The first challenge for the government leadership, in particular for President Sirisena and Prime Minister Wickremesinghe, will be to keep the high level consensus on constitutional reform going. The second challenge would be to take this consensus downward to the people who will be ultimate arbiters at the referendum to come. The UK and US voters have shown how the majority of people can think differently from the established leaders and opinion formers in the country. In Sri Lanka too, after two years of the national unity government, there appear to be disturbances arising at the level of the people. There are signs of attempts being made to create incidents on the ground that could generate conflict and divisive sentiment among the people.
In different parts of the country, most notably in the North and East, there are clashes being reported on inter religious grounds. There are many incidents of religious clergy getting involved in expansionist projects, such as religious conversions or building religious shrines or places of worship in areas where they are less numerous. There have been violent words and incidents where members of one religion have attacked those of other religions. There is also the destruction of ancient religious sites. Those who come across as aggressors have their justifications for what they are doing, and argue that they are actually the victims. Some of these incidents are on social media. What is a matter of concern is that those who engage in violent speech and deeds appear to have significant popular support.
A statement signed by over three hundred persons and addressed to the government states that civil society groups have consistently documented and reported such attacks to relevant authorities. However, charges have never been brought against the perpetrators, despite the conduct of these aggressors being in clear violation of hate-speech and anti-discrimination protections under Sri Lankan law. Public behaviour of this kind is in clear violation of hate-speech and anti-discrimination protections under Sri Lankan law, particularly as provided for in the International Covenant of Civil and Political Rights (ICCPR) Act (ICCPR Act).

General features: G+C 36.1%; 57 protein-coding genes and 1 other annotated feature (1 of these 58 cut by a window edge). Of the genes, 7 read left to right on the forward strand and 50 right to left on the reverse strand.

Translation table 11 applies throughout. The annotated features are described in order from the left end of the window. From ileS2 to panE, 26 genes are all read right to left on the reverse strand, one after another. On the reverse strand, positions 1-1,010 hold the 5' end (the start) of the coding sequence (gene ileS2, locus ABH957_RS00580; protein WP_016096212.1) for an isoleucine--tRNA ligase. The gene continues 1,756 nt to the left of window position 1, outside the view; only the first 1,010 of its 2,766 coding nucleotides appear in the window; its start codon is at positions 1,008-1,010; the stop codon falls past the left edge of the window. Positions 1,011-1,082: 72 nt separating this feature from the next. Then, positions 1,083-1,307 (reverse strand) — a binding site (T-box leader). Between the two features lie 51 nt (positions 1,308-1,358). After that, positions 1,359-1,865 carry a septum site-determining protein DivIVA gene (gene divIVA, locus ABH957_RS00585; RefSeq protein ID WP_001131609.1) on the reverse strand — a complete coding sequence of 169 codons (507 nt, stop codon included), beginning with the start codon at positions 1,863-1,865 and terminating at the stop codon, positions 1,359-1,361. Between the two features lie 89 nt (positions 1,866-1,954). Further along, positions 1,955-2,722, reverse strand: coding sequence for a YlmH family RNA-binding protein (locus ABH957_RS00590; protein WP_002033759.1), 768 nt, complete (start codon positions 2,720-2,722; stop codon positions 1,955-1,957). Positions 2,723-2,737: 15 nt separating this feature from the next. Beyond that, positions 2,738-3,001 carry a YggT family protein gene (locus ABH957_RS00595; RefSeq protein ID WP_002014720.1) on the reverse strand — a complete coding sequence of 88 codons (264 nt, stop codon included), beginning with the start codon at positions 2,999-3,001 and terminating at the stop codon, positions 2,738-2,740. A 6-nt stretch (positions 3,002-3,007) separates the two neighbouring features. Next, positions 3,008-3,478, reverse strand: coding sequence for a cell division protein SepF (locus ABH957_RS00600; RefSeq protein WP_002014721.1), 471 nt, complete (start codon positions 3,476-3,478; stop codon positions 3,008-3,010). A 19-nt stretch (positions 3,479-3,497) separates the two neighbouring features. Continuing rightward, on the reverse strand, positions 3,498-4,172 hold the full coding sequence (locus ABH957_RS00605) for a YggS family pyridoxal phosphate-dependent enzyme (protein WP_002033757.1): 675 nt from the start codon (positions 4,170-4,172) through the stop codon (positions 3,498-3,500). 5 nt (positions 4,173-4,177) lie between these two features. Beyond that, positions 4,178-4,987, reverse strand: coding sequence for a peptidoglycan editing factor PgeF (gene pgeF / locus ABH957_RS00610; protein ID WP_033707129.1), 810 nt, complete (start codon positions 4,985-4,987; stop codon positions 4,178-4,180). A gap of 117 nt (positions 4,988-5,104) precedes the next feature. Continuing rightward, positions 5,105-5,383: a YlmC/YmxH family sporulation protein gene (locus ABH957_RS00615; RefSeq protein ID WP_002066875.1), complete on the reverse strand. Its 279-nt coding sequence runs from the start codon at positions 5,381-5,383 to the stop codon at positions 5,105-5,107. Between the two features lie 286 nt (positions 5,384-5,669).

The ICCPR Act provides that “No person shall propagate war or advocate national, racial or religious hatred that constitutes incitement to discrimination, hostility, or violence”, and that every person who does so, or who attempts to commit, aids or abets, or threatens to commit such acts, commits an offence that is punishable with up to 10 years imprisonment. The failure of the State to take immediate action to investigate and hold individuals accountable for this type of conduct is an unfortunate abdication of its obligations under law and a failure to uphold constitutional guarantees and the duty to protect all persons from such threats and violence.
The civil society statement also notes that the police need to adopt a uniform response to acts of religious violence, threats of violence, and hate-speech against religious and ethnic minorities. Under the fundamental principle of equality before the law, all who engage in such conduct must be held to account. It is the obligation of the police to enforce the law equally, without exception. Further, the protection of the tenet of equality must be paramount to all law enforcement authorities. This is critical to reconciliation, to which the government has publicly declared a commitment. The suspected arson attack on Saturday on a Muslim owned warehouse in a Colombo suburb that was previously burned down in 2013 by a mob means that such law enforcement is an urgent priority.